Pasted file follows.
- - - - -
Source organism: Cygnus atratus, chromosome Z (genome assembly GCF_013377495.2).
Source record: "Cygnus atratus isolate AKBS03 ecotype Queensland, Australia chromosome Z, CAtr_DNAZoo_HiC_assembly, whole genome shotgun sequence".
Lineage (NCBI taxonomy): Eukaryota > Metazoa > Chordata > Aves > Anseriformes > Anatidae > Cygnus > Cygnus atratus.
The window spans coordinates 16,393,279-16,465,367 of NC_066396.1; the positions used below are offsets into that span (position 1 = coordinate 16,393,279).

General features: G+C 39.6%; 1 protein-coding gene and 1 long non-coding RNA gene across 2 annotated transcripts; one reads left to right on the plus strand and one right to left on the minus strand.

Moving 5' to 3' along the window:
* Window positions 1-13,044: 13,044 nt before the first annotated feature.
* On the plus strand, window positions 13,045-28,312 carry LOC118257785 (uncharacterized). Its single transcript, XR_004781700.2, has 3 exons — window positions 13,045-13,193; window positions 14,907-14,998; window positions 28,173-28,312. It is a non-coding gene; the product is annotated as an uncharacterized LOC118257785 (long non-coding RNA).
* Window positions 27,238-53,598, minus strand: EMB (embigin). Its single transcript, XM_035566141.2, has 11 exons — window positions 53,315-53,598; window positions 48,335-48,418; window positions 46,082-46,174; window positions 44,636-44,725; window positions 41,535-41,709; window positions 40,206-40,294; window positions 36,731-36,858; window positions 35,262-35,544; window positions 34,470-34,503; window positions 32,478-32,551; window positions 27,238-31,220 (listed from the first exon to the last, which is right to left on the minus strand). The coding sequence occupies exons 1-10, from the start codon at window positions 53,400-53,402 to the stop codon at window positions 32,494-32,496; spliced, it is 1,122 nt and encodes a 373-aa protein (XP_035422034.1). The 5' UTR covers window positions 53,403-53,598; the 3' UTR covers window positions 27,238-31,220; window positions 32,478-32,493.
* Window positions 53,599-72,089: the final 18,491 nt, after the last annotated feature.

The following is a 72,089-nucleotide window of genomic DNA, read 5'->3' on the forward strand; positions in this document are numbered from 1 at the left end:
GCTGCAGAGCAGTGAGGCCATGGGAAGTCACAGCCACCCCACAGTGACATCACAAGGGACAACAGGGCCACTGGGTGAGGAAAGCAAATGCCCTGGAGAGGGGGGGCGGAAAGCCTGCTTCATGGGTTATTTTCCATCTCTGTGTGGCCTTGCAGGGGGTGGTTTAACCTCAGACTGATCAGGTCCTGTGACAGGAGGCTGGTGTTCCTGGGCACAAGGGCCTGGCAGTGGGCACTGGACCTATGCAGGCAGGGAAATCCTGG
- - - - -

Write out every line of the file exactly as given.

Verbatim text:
Source organism: Cygnus atratus, chromosome Z (genome assembly GCF_013377495.2).
Source record: "Cygnus atratus isolate AKBS03 ecotype Queensland, Australia chromosome Z, CAtr_DNAZoo_HiC_assembly, whole genome shotgun sequence".
Lineage (NCBI taxonomy): Eukaryota > Metazoa > Chordata > Aves > Anseriformes > Anatidae > Cygnus > Cygnus atratus.
The window spans coordinates 16,393,279-16,465,367 of NC_066396.1; the positions used below are offsets into that span (position 1 = coordinate 16,393,279).

General features: G+C 39.6%; 1 protein-coding gene and 1 long non-coding RNA gene across 2 annotated transcripts; one reads left to right on the plus strand and one right to left on the minus strand.

Moving 5' to 3' along the window:
* Window positions 1-13,044: 13,044 nt before the first annotated feature.
* On the plus strand, window positions 13,045-28,312 carry LOC118257785 (uncharacterized). Its single transcript, XR_004781700.2, has 3 exons — window positions 13,045-13,193; window positions 14,907-14,998; window positions 28,173-28,312. It is a non-coding gene; the product is annotated as an uncharacterized LOC118257785 (long non-coding RNA).
* Window positions 27,238-53,598, minus strand: EMB (embigin). Its single transcript, XM_035566141.2, has 11 exons — window positions 53,315-53,598; window positions 48,335-48,418; window positions 46,082-46,174; window positions 44,636-44,725; window positions 41,535-41,709; window positions 40,206-40,294; window positions 36,731-36,858; window positions 35,262-35,544; window positions 34,470-34,503; window positions 32,478-32,551; window positions 27,238-31,220 (listed from the first exon to the last, which is right to left on the minus strand). The coding sequence occupies exons 1-10, from the start codon at window positions 53,400-53,402 to the stop codon at window positions 32,494-32,496; spliced, it is 1,122 nt and encodes a 373-aa protein (XP_035422034.1). The 5' UTR covers window positions 53,403-53,598; the 3' UTR covers window positions 27,238-31,220; window positions 32,478-32,493.
* Window positions 53,599-72,089: the final 18,491 nt, after the last annotated feature.

The following is a 72,089-nucleotide window of genomic DNA, read 5'->3' on the forward strand; positions in this document are numbered from 1 at the left end:
GCTGCAGAGCAGTGAGGCCATGGGAAGTCACAGCCACCCCACAGTGACATCACAAGGGACAACAGGGCCACTGGGTGAGGAAAGCAAATGCCCTGGAGAGGGGGGGCGGAAAGCCTGCTTCATGGGTTATTTTCCATCTCTGTGTGGCCTTGCAGGGGGTGGTTTAACCTCAGACTGATCAGGTCCTGTGACAGGAGGCTGGTGTTCCTGGGCACAAGGGCCTGGCAGTGGGCACTGGACCTATGCAGGCAGGGAAATCCTGG